The contact zone snakes from New Jersey to Kansas, dipping south along the chilly Appalachian Mountains.  Studies by Robert Curry and his team at Villanova University found that the contact zone is located where winter low temperatures average at or above 14 to 20oF.

In 2010 David Sibley drew the contact zone for his Distinguishing Black-capped and Carolina Chickadees article. Click on the screenshot to see his original map and zoom it for your area.  The map is about 7 years old.

Screenshot of David Sibley's map of the black-capped and Carolina chickadee contact zone in 2010 (click on the map to see the original and zoom it in for your area)

Screenshot of David Sibley’s map of black-capped and Carolina chickadee contact zone approximately 2010. Click on the map to see Sibley’s original article and zoom the map for your area.


Seven years make a difference.  During that time the zone moved north almost 5 miles.  Here’s why:

Chickadees don’t migrate but young birds disperse to find a breeding territory.  The easiest territory to claim is an “empty” place where there aren’t competing birds of the same species.  For Carolina chickadees, that place is on the northern edge of the contact zone.

In 2000-2002 and 2010-2012, Robert Curry and his team measured winter temperatures and conducted DNA tests to identify chickadees in study plots north, south and inside eastern Pennsylvania’s contact zone.

The studies showed that over the 10-year period winter average low temperatures moved north 0.7 miles per year. They also found that female Carolina chickadees are dispersing further than their usual 0.6 miles.  They’re moving 0.7 miles northward in lock-step with climate change.

What does this mean for you?

If you live on the northern edge of the contact zone your chickadees can change in a year or two from 100% black-capped chickadees to a mix including Carolinas and hybrids.  On the southern edge it’s just as interesting as the black-cappeds disappear.

So don’t take Pittsburgh’s chickadees for granted.  The contact zone is moving northward.


(photo from Wikimedia Commons, map screenshot from David Sibley’s blog: Distinguishing Black-capped and Carolina Chickadees.  Click on each image to see the original.)

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Dec 21 2016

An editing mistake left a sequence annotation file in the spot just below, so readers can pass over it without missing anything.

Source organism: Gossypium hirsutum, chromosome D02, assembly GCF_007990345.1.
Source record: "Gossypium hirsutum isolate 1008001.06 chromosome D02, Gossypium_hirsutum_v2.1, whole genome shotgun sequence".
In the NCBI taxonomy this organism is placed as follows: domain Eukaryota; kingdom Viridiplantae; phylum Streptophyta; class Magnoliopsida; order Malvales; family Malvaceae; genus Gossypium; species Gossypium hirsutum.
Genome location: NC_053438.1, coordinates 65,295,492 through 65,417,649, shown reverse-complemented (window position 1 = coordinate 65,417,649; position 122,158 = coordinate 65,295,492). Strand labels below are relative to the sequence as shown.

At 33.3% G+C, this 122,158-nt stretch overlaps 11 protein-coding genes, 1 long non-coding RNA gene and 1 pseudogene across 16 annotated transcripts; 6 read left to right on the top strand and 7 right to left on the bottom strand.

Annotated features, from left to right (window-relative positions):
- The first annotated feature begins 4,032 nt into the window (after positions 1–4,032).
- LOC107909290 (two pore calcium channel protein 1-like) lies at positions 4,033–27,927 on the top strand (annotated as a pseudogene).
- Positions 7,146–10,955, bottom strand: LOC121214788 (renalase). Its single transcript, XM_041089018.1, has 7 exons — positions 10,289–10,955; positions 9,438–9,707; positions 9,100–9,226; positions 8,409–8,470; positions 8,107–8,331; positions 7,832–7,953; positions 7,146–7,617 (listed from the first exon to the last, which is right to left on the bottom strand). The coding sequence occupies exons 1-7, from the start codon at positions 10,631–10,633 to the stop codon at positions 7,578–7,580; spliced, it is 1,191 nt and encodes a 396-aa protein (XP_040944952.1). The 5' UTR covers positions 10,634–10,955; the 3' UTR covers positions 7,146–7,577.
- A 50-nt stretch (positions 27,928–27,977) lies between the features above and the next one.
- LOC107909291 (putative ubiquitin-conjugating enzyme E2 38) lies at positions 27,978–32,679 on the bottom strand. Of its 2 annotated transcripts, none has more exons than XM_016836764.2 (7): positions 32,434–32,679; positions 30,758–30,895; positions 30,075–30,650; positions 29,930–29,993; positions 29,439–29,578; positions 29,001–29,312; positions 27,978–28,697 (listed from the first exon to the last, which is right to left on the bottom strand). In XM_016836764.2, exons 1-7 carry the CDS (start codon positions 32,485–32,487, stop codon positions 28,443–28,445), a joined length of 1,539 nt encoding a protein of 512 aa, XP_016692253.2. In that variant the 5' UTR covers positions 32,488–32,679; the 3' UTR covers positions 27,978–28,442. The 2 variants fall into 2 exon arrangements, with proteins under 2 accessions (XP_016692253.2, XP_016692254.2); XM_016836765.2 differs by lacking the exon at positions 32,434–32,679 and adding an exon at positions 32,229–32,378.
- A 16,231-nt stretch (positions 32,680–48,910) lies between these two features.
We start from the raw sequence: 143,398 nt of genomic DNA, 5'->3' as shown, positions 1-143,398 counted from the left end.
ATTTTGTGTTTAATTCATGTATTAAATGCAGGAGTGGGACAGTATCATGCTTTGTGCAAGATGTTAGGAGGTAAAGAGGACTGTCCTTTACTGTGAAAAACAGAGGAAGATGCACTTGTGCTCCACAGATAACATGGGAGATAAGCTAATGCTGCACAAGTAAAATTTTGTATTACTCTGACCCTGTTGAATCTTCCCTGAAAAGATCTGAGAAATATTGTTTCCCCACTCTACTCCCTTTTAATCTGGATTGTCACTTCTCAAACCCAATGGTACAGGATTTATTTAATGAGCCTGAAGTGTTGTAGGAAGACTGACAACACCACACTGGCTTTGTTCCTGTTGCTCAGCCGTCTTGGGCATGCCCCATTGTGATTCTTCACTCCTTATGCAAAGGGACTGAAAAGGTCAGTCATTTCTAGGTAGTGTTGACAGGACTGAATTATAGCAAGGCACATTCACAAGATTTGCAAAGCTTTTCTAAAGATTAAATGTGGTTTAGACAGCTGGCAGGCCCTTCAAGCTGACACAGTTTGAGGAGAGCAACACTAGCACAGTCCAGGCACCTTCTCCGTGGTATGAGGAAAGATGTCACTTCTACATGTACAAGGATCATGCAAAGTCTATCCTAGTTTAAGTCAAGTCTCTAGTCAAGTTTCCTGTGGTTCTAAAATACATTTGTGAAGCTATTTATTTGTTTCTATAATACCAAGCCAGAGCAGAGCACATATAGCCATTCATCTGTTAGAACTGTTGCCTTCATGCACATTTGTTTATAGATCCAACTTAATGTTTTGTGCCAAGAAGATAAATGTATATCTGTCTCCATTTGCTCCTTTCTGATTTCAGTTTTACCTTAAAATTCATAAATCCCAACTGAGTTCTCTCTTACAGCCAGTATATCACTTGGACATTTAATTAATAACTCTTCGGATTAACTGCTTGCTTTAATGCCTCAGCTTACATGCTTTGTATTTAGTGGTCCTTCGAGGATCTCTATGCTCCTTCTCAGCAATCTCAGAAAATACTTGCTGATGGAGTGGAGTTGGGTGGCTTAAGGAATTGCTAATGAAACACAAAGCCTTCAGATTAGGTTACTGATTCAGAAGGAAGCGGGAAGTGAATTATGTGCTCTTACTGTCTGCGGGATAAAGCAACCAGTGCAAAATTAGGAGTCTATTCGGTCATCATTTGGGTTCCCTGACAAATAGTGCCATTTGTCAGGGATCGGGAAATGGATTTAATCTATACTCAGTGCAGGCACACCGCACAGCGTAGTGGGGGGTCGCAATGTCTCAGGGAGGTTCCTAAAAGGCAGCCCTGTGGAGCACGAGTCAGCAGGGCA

Winter sunset at Kuznetsk Alatau, South Siberia (photo from Wikimedia Commons)

Winter sunset at Kuznetsk Alatau, South Siberia (photo from Wikimedia Commons)

By the time you read this, the winter solstice will have passed.

The sun paused it’s southward journey today at 5:44 AM Eastern Time and is already moving north.

Soon the days will be getting longer and the birds will begin to sing.

Listen for the song sparrow.  What day will he sing his first song?


(photo from Wikimedia Commons. click on the image to see the original)

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Dec 17 2016

Variably Icy

Icy path in Schenley Park, Feb 2015 (photo by Kate St. John)

Icy trail in Schenley Park, Feb 2015 (photo by Kate St. John)

Snow, sleet, rain, freezing rain.

From 5 degrees F on Thursday night to 53 degrees with freezing rain today, we’ve had it all.  And there’s more to come.  Tomorrow night will be 15 degrees.

This yo-yo weather reminds me of what we learned during the polar vortex in January 2014:  Climate change is making the jet stream wobble so we get shots of very cold air and then warm air soon after, as shown in drawing(c) below.

Jet stream Rossby waves (graphic from Wikimedia Commons)

Jet stream Rossby waves (graphic from Wikimedia Commons)


Be careful today!  It’s variably icy out there.


p.s. I’ve used an old photo of ice because it’s too icy to step outside this morning!

(photo by Kate St. John.  Drawing from Wikimedia Commons; click on the image to see the original)

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Dec 16 2016

Uh Oh! Blue Light Isn’t Better


Uh oh!  Blue light, though bright, isn’t better at night.

As cities switch from incandescent or mercury street lights to LEDs they’re saving electricity and money and providing more light.  But brighter isn’t better if it’s blue.

The video above shows how the color temperature of light matters to our eyes and sleep patterns.  Though the video doesn’t mention it, the color also matters to birds and animals.